Moving beyond the screentime debate – NCTE 2018

In the call for proposals to the 2018 NCTE Conference, Franki Sibberson stated, “Digital tools invite our students to document and share their experiences with the world and to connect with others….”  These words reflect arguments made by researchers and educators across the field of digital literacies.

In contrast, some research suggests that “screentime” is problematic, perhaps even addicting, and arguments that children’s use of screens should be limited abound (Carr, 2010; Dunckley, 2015). There are legitimate concerns about children’s physical, intellectual, and emotional well-being; yet conversations about screentime focus predominantly on the time spent on devices, often overlooking fundamentally important questions about what youth are learning by using technology.

How do we navigate our own parenting lives when we are immersed in a field that values critical and creative use of devices, both in school and out, in order to build skills that are necessary for success in today’s world?  What challenges do we as educators and parents face? How do we approach parenting in an age of screentime?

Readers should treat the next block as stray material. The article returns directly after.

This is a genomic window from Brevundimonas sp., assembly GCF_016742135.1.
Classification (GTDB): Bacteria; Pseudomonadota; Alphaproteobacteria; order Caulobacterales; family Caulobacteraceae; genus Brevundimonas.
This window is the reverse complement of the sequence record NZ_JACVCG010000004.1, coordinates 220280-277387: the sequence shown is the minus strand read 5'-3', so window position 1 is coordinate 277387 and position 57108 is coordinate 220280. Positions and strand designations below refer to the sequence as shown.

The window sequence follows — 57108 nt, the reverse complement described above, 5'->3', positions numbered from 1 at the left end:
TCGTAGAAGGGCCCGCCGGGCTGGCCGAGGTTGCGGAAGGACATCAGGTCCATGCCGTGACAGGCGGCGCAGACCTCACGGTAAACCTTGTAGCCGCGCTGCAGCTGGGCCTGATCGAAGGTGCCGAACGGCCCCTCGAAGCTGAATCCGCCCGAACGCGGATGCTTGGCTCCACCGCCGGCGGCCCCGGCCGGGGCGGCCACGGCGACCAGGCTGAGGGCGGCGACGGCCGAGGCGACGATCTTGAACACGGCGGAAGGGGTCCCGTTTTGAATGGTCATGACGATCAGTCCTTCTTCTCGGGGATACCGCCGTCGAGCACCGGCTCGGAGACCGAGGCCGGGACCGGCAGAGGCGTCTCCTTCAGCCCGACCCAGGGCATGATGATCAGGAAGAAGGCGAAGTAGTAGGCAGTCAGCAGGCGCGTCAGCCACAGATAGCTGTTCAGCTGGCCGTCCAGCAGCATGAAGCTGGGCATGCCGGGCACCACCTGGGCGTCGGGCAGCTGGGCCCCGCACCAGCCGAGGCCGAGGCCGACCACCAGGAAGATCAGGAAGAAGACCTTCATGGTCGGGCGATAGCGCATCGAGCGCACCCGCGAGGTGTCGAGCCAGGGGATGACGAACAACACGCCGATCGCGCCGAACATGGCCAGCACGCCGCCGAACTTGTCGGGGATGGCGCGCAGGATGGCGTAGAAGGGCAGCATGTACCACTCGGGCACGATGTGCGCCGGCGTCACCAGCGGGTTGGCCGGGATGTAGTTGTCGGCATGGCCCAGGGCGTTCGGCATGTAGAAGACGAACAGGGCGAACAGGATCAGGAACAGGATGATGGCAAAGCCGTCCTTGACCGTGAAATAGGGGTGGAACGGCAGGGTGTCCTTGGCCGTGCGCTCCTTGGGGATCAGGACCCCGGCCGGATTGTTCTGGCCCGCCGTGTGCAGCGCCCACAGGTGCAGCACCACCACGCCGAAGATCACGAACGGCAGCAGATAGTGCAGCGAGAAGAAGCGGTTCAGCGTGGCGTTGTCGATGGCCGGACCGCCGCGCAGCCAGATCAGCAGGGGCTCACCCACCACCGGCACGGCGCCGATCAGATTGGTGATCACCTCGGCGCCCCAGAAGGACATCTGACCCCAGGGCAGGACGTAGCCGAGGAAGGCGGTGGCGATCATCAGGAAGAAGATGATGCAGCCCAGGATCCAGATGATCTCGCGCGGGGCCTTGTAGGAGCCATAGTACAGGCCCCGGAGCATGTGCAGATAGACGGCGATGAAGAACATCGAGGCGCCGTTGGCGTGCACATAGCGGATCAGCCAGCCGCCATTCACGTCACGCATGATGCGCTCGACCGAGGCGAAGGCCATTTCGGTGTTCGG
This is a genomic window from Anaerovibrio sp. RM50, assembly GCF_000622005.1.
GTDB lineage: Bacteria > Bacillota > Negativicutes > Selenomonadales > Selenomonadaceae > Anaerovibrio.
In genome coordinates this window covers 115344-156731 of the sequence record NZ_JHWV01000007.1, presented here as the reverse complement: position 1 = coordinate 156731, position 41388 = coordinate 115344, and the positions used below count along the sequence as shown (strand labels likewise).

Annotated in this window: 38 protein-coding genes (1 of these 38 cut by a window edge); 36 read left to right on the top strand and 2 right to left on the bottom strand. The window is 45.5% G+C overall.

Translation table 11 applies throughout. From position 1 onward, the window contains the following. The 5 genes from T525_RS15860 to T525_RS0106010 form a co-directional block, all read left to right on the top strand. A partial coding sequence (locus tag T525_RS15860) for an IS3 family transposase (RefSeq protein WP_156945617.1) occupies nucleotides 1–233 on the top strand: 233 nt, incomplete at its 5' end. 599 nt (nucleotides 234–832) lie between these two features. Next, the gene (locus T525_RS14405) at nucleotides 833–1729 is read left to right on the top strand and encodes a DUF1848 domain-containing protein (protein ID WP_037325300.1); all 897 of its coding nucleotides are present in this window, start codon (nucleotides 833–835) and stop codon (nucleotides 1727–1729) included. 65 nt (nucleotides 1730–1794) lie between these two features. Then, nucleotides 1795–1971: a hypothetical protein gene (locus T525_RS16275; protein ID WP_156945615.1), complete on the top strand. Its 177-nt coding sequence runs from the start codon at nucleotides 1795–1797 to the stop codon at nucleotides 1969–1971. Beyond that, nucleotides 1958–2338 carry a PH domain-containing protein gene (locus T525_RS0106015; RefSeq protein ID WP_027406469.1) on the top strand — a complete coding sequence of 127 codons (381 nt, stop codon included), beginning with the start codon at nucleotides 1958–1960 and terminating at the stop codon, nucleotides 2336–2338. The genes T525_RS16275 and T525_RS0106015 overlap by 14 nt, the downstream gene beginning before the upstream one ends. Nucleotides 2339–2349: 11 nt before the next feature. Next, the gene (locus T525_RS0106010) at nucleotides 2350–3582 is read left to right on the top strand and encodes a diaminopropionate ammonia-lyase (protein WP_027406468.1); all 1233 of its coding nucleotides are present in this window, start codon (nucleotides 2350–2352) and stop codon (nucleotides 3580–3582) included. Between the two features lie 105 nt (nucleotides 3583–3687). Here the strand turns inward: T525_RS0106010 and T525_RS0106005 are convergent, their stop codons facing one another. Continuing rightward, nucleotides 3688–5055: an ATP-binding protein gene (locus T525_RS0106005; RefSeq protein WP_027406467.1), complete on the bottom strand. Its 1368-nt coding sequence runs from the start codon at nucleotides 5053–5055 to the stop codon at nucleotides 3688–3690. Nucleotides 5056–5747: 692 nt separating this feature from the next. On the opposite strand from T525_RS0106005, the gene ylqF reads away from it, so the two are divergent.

The session brings together teachers and researchers, all of whom hold dual roles as literacy educators and parents, to spark a much-needed conversation about screentime in our field. We are considered experts in this area, yet we sometimes struggle with how to negotiate these spaces.

Please leave your tips, tricks, and research resources on this Google Doc.

The agenda for the session is available is on the Google Doc embedded below.

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About the author

Ian O'Byrne

Dr. W. Ian O’Byrne is a educator, researcher, & speaker. His work centers on teaching, learning, and technology. He investigates the literacy practices of individuals as they read, write, and communicate in online & hybrid spaces.

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